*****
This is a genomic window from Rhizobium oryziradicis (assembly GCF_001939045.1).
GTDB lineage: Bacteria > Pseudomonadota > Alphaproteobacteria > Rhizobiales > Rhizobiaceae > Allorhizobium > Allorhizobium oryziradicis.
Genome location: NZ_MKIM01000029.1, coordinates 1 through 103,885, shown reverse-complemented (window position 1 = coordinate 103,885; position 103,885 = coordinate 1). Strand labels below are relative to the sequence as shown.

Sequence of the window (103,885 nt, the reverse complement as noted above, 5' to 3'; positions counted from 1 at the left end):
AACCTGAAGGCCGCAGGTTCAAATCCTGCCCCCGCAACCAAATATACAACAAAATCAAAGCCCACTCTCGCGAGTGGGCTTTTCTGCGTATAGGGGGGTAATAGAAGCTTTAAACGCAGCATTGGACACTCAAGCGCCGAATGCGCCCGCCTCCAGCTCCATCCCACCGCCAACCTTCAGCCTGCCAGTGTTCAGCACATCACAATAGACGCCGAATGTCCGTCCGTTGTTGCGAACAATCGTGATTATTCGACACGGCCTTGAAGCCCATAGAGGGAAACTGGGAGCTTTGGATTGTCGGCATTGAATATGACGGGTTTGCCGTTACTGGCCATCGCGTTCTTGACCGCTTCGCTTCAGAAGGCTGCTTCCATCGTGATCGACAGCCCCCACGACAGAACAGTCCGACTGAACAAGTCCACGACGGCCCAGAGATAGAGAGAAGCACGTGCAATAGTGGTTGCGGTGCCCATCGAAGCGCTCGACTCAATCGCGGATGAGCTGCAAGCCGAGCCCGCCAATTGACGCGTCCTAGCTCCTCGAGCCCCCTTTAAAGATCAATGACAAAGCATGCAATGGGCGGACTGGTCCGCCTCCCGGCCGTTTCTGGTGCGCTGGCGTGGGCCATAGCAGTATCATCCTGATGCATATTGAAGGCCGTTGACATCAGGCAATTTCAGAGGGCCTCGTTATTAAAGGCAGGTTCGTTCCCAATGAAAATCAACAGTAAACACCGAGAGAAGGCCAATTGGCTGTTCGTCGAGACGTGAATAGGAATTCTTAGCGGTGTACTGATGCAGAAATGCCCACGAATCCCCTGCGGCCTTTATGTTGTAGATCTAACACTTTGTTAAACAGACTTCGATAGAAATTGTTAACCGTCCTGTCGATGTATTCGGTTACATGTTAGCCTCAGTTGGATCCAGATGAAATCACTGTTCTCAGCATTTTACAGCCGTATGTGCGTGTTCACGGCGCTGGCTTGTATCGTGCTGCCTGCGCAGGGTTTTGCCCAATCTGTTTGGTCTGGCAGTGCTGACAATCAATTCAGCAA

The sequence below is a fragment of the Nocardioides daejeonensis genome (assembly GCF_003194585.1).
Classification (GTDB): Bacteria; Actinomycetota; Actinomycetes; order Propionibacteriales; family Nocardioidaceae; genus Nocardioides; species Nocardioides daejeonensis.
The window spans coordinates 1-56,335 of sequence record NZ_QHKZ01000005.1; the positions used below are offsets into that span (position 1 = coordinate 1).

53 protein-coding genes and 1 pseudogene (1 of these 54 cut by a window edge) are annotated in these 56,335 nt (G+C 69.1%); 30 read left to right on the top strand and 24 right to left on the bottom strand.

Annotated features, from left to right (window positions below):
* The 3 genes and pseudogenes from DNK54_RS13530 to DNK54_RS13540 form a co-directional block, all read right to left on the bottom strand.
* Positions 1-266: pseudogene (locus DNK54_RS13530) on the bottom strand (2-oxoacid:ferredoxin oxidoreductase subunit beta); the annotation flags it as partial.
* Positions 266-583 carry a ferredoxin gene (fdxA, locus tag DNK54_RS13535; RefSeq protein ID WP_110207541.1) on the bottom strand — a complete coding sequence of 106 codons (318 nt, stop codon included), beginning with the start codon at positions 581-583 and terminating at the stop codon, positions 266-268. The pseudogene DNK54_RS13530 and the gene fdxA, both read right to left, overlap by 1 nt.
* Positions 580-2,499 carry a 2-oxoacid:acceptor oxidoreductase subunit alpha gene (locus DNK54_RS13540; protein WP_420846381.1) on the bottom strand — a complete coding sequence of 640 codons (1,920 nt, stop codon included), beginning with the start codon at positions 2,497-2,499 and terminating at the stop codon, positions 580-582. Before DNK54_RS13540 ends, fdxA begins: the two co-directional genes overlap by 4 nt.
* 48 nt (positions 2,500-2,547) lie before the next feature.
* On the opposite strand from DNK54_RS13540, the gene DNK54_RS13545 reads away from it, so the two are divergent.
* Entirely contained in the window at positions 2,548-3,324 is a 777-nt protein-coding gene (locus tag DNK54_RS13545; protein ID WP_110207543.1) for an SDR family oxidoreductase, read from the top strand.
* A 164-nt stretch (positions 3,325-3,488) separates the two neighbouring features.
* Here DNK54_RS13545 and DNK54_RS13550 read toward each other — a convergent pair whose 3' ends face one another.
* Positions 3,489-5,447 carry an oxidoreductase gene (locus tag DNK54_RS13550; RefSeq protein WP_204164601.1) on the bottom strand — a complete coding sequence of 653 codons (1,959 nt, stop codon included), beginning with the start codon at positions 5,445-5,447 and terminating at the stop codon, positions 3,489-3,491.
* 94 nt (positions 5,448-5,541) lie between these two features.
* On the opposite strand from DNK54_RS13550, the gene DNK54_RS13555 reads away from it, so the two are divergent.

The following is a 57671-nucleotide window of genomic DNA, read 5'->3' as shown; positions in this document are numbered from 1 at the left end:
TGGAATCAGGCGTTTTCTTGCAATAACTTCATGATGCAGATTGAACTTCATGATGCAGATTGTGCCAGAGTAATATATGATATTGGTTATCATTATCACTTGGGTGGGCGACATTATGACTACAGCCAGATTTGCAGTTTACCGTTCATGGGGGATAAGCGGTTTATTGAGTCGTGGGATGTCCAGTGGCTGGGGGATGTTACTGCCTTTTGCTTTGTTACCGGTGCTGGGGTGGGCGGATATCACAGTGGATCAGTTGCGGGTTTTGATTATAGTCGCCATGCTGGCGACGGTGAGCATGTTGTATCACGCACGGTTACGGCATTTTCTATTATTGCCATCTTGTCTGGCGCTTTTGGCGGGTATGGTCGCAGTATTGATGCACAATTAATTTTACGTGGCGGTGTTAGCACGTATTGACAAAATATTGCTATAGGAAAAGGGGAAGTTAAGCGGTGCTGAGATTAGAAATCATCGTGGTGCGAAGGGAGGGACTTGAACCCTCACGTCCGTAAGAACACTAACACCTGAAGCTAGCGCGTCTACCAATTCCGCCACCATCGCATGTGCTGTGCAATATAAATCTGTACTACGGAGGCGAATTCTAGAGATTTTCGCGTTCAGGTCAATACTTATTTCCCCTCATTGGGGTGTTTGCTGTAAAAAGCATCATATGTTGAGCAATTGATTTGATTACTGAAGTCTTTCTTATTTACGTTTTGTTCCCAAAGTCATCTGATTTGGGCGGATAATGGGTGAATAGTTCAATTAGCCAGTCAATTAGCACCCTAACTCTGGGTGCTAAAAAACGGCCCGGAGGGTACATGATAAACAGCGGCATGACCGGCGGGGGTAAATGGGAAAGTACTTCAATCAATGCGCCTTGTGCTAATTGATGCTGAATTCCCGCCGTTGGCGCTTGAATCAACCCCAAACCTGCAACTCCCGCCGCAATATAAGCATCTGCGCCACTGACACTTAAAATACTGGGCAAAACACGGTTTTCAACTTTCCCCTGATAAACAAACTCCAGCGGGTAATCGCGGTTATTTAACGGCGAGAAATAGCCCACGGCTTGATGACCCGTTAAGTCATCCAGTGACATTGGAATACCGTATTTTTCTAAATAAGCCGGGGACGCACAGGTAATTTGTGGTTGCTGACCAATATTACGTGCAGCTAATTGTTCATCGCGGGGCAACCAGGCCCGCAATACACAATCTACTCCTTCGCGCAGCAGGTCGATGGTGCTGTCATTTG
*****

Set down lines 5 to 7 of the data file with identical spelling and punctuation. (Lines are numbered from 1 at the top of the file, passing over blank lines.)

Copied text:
AACCTGAAGGCCGCAGGTTCAAATCCTGCCCCCGCAACCAAATATACAACAAAATCAAAGCCCACTCTCGCGAGTGGGCTTTTCTGCGTATAGGGGGGTAATAGAAGCTTTAAACGCAGCATTGGACACTCAAGCGCCGAATGCGCCCGCCTCCAGCTCCATCCCACCGCCAACCTTCAGCCTGCCAGTGTTCAGCACATCACAATAGACGCCGAATGTCCGTCCGTTGTTGCGAACAATCGTGATTATTCGACACGGCCTTGAAGCCCATAGAGGGAAACTGGGAGCTTTGGATTGTCGGCATTGAATATGACGGGTTTGCCGTTACTGGCCATCGCGTTCTTGACCGCTTCGCTTCAGAAGGCTGCTTCCATCGTGATCGACAGCCCCCACGACAGAACAGTCCGACTGAACAAGTCCACGACGGCCCAGAGATAGAGAGAAGCACGTGCAATAGTGGTTGCGGTGCCCATCGAAGCGCTCGACTCAATCGCGGATGAGCTGCAAGCCGAGCCCGCCAATTGACGCGTCCTAGCTCCTCGAGCCCCCTTTAAAGATCAATGACAAAGCATGCAATGGGCGGACTGGTCCGCCTCCCGGCCGTTTCTGGTGCGCTGGCGTGGGCCATAGCAGTATCATCCTGATGCATATTGAAGGCCGTTGACATCAGGCAATTTCAGAGGGCCTCGTTATTAAAGGCAGGTTCGTTCCCAATGAAAATCAACAGTAAACACCGAGAGAAGGCCAATTGGCTGTTCGTCGAGACGTGAATAGGAATTCTTAGCGGTGTACTGATGCAGAAATGCCCACGAATCCCCTGCGGCCTTTATGTTGTAGATCTAACACTTTGTTAAACAGACTTCGATAGAAATTGTTAACCGTCCTGTCGATGTATTCGGTTACATGTTAGCCTCAGTTGGATCCAGATGAAATCACTGTTCTCAGCATTTTACAGCCGTATGTGCGTGTTCACGGCGCTGGCTTGTATCGTGCTGCCTGCGCAGGGTTTTGCCCAATCTGTTTGGTCTGGCAGTGCTGACAATCAATTCAGCAA

The sequence below is a fragment of the Nocardioides daejeonensis genome (assembly GCF_003194585.1).
Classification (GTDB): Bacteria; Actinomycetota; Actinomycetes; order Propionibacteriales; family Nocardioidaceae; genus Nocardioides; species Nocardioides daejeonensis.